Extension of the eddy dissipation concept and laminar smoke point soot model to the large eddy simulation of fire dynamics

Chen, Zhibin (2012) Extension of the eddy dissipation concept and laminar smoke point soot model to the large eddy simulation of fire dynamics. (PhD thesis), Kingston University, .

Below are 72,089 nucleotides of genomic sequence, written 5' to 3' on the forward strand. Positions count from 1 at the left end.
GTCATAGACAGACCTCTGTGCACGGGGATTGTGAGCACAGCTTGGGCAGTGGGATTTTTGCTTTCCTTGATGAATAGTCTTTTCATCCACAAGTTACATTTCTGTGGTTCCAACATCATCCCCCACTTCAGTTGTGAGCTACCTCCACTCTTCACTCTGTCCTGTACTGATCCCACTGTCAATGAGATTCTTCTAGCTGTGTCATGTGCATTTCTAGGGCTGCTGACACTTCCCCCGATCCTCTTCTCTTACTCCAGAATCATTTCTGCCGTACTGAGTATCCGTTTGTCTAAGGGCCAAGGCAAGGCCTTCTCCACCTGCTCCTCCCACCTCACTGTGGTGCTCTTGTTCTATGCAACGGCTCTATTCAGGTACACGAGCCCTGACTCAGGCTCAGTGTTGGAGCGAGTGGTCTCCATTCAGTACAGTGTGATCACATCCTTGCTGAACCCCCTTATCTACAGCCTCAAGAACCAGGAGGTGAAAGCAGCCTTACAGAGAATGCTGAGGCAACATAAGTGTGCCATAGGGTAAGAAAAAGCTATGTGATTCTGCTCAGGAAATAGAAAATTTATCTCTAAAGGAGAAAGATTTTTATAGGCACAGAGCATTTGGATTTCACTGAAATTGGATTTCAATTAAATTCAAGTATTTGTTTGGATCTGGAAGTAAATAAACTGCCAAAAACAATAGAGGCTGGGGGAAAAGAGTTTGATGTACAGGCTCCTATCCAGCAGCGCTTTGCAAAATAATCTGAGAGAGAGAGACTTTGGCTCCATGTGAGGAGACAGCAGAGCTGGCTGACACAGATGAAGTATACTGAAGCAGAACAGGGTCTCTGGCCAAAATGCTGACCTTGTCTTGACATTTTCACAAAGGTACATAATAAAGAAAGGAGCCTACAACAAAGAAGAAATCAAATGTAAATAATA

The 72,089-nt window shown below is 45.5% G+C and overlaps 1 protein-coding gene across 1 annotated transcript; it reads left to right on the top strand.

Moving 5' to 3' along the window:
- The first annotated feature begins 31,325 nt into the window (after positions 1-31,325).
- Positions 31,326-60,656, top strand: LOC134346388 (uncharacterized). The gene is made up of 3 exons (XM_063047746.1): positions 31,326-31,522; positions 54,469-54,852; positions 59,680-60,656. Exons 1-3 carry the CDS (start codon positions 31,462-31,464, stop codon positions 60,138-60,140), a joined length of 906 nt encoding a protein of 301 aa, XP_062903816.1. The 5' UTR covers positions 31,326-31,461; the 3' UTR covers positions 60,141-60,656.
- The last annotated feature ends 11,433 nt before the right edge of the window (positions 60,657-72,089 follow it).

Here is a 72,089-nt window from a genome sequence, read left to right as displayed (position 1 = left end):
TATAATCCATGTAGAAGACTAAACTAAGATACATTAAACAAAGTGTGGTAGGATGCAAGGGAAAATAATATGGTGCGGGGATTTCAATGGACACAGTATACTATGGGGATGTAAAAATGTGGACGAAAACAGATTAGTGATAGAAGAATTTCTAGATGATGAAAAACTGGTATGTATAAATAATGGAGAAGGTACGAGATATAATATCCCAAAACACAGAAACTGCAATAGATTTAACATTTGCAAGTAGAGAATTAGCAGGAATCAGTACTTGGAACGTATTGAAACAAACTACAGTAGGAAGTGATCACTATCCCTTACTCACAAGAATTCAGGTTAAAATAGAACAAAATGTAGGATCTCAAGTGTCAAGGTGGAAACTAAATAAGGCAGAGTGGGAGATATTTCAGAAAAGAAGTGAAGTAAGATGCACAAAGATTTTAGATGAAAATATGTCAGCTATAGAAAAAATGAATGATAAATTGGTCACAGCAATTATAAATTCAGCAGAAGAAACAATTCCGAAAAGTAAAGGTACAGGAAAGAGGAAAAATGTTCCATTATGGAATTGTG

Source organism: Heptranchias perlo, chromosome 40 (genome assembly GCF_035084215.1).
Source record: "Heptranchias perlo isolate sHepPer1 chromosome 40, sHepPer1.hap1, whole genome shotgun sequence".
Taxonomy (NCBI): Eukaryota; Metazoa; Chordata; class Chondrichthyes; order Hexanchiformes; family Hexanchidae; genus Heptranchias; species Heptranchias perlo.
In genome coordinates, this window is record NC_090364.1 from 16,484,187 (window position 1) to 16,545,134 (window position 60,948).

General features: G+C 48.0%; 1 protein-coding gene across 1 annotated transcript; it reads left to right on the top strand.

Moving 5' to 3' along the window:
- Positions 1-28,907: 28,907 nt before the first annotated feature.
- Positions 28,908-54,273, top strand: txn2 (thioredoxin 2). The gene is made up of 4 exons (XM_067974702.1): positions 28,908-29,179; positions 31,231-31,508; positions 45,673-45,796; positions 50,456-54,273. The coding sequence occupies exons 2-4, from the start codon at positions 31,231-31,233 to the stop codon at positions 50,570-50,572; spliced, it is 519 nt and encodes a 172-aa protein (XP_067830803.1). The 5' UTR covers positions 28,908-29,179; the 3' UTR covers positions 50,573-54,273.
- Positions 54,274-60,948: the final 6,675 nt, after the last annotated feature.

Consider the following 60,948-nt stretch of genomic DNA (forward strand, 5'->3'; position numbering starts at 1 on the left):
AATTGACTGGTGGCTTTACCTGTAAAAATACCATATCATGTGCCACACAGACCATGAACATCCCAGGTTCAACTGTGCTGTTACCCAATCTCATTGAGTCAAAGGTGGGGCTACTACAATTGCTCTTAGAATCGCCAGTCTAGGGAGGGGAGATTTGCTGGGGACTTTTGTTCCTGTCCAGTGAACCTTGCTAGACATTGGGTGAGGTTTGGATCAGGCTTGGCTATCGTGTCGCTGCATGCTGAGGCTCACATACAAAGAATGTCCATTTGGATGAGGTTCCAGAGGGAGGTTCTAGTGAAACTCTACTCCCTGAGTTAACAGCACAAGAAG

The original turbulent energy cascade of eddy dissipation concept (EDC) has been extended to the LES framework, assuming that there is always a structure level on which the typical length scale is equivalent to the filter width of large eddy simulation (LES). The velocity scale on this structure level could be calculated from the sub-grid scale (SGS) kinetic energy, provided that this kinetic energy transport equation is solved in LES. All other quantities would thus be calculated on this structure level according to the general formulations from the original turbulent energy cascade. Based on this known structure level, the total kinetic energy and dissipation rate could be estimated with the integral length scale being assumed to be equivalent to the characteristic length of fire plume. Consequently, the Kolmogorov time scale and the integral time scale could also be calculated and then applied in the soot model development. The laminar based smoke point soot model (SPSM) is also extended to the LES framework. The filtered soot mass fraction transport equation is solved with the thermophoresis term neglected. The filtered soot formation rate is treated using the concept of partially stirred reactor (PaSR). This rate is thus associated with the laminar based soot formation rate substituted with the filtered properties through the expression of K. Note that in K the soot formation chemical time scale is assumed to be proportional to the laminar smoke point height (SPH) while its turbulent mixing time is supposed to be the. geometric mean of the Kolmogorov time scale and integral time scale. Furthermore, a new soot oxidation model is developed by imitating the gas phase combustion model, i.e. EDC, as the soot particles are assumed to be the solid phase of the fuel. Note that the turbulent mixing time scale for soot oxidation has been chosen to be the same as soot formation. The soot formation and oxidation models are coupled to treat the effect of soot on the fuel distribution and energy transport. The approaches to calculate flame height, radiative fraction, and surface emissive power (SEP) have also been developed for sooty flames. The models and approaches mentioned above are implemented into FireFOAM, which is a fully compressible solver based on the platform of OpenFOAM. A series of fire scenarios, involved with different fuels including methanol, methane, heptane and toluene, and with different scales ranging from 30 em to 56 m, are performed for validation studies. The detailed comparisons, such as mean velocity and its fluctuation, mean temperature and its fluctuation, soot volume fraction and its fluctuation, turbulent heat flux, time scales and length scales, flame height, radiative fraction, SEP and so on, between predictions and measurements demonstrate the capability of the current models.

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